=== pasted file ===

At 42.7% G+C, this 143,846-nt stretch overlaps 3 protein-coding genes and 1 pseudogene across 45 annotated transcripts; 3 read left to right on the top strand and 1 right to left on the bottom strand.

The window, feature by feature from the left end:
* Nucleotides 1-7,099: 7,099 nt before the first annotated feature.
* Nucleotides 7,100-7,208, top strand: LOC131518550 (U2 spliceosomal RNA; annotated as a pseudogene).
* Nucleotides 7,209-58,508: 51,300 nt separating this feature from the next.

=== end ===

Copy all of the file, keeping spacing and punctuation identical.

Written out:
At 42.7% G+C, this 143,846-nt stretch overlaps 3 protein-coding genes and 1 pseudogene across 45 annotated transcripts; 3 read left to right on the top strand and 1 right to left on the bottom strand.

The window, feature by feature from the left end:
* Nucleotides 1-7,099: 7,099 nt before the first annotated feature.
* Nucleotides 7,100-7,208, top strand: LOC131518550 (U2 spliceosomal RNA; annotated as a pseudogene).
* Nucleotides 7,209-58,508: 51,300 nt separating this feature from the next.